2 .) Petroleum reduced wetsuits: Patagonia has been developing a line of wetsuits which have virtually no distribution in the Pacific Northwest. We would love to set up some channels for them because their products are sick. You thought you need a 5 millimetre westuit here? 3 millimetre is fine in Patagonia's merino wool lined suits. Still in prototype mode, we would love to get these little babies in the water as soon as they sew some hoods on them. They are 80% petroleum reduced and trying to eliminate petroleum completely.
Patagonia and the founder, Yvon Chouinard, helped start the coalition "1% for the Planet"; devoting 1% of total sales to non-profit NGOs (or about 10% of total profits). They have been doing this since '85. And we would like to make a similar contribution.
3.) Art, books, magazines, movies, music and photography. We are welcoming submissions from local artists as a free hosting site and gallery for their creations.
Leashless, healthy, and a board & art gallery in Vancouver. For now, keep your frontal lobes in tuned to the fetch window of the Pacific Rim, and your fingers occasionally checking out tarpcitygypsies.blogspot.com
Posted by Jeffuardo at 17.11.07
I've bid adieu to my wonderfully compliant business-school brethren, and a society where there is distinguished disjunction between The Arts of work & leisure and love & religion and family & friends.
I am now turning to the temperate rain forests of the Pacific Islands of British Columbia. I am turning to the pen and typewriter, I am turning to free trade balsa surfboards and the Strait of Juan de Fuca, I am turning to cold weather camping and cinematographer & photographer Bryant Bell, I am turning in prayer of dangerous winter swell and in praise of all of those people and organizations devoted to protecting the Oceans.
And it feels like God is giving me a big fucking hi-5.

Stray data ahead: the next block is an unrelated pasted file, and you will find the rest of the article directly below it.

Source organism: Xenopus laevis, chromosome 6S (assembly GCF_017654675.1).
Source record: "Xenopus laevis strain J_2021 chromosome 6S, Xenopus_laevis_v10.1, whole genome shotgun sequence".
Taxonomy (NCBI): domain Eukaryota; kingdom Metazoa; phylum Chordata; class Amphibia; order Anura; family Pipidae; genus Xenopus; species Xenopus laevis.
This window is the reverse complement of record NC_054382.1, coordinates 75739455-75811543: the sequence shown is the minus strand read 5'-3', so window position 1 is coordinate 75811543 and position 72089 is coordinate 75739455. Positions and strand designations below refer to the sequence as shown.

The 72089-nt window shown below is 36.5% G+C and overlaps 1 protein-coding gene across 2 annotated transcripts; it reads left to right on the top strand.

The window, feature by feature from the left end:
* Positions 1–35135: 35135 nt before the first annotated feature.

And punctuating that hi-5 with an understated and modest, "boom."
Follow myself and Bry in the chronicle of developing a green surf product distribution company from the Pacific Northwest.
Here is my annotated resume:
Coyote Cry (Moonwards)
Vertical Leap: 33 inches
Wingspan: Golden Eagle
Pi Decimal Memorization (Peak: 50 digits, Current: 22 digits)
Jacques Cousteau Admiration
Aeronautical Navigation (General)
Experimental Facial Hair Cultivation
Tarp City Gypsy
Fear the bush at your local break. Deep in the woods on Crown Lands Bry will be stewing and brewing the most coveted of all beer can coffee in the Haida Gwaii. And myself, machete in palm, will be waiting, stalking. Hunting the most dangerous game of all, pemmican and other dried meats. Crouched and damp under a series of green tarps you will find two roustabouts who are sophisticated and versed in the sinewy chasms of the Pacific Rim forests.
Hunting jackets, tree climbing, vennison, flannel, driftwood, space heaters, marine rope, twin keels, soul arches, bottom turns, 5 millimeter neoprene, facial hair, smoke, longhouses, sweat shacks, spirit bears, shipbuilders, kelp forests, sea lions, Cascadian mountains, swallowtail sliding, Far East fetches, shaping bays, hand planers, machetes, hatchets, Coleman stoves, and dutch ovens.
Posted by Jeffuardo at 14.11.07